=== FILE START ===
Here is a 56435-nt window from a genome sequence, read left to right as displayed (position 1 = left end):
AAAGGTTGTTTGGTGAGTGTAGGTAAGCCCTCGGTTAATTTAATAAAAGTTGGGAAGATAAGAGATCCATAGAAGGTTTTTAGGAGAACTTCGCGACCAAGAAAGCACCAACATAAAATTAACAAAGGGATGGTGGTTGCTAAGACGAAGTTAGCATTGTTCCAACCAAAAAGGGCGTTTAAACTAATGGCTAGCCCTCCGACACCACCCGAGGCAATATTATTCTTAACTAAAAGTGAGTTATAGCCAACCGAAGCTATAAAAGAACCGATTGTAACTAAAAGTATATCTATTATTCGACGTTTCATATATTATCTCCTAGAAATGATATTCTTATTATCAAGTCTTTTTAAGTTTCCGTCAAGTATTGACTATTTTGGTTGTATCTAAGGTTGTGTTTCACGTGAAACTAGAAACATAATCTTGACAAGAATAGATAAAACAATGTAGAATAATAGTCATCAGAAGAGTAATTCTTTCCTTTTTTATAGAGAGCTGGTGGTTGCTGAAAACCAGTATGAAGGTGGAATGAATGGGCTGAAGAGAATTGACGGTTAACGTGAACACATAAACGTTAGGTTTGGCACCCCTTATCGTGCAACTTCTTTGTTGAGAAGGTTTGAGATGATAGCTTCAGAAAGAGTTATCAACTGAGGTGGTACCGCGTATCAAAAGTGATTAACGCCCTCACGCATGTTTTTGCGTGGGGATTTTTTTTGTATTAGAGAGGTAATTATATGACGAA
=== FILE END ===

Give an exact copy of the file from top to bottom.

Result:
Here is a 56435-nt window from a genome sequence, read left to right as displayed (position 1 = left end):
AAAGGTTGTTTGGTGAGTGTAGGTAAGCCCTCGGTTAATTTAATAAAAGTTGGGAAGATAAGAGATCCATAGAAGGTTTTTAGGAGAACTTCGCGACCAAGAAAGCACCAACATAAAATTAACAAAGGGATGGTGGTTGCTAAGACGAAGTTAGCATTGTTCCAACCAAAAAGGGCGTTTAAACTAATGGCTAGCCCTCCGACACCACCCGAGGCAATATTATTCTTAACTAAAAGTGAGTTATAGCCAACCGAAGCTATAAAAGAACCGATTGTAACTAAAAGTATATCTATTATTCGACGTTTCATATATTATCTCCTAGAAATGATATTCTTATTATCAAGTCTTTTTAAGTTTCCGTCAAGTATTGACTATTTTGGTTGTATCTAAGGTTGTGTTTCACGTGAAACTAGAAACATAATCTTGACAAGAATAGATAAAACAATGTAGAATAATAGTCATCAGAAGAGTAATTCTTTCCTTTTTTATAGAGAGCTGGTGGTTGCTGAAAACCAGTATGAAGGTGGAATGAATGGGCTGAAGAGAATTGACGGTTAACGTGAACACATAAACGTTAGGTTTGGCACCCCTTATCGTGCAACTTCTTTGTTGAGAAGGTTTGAGATGATAGCTTCAGAAAGAGTTATCAACTGAGGTGGTACCGCGTATCAAAAGTGATTAACGCCCTCACGCATGTTTTTGCGTGGGGATTTTTTTTGTATTAGAGAGGTAATTATATGACGAA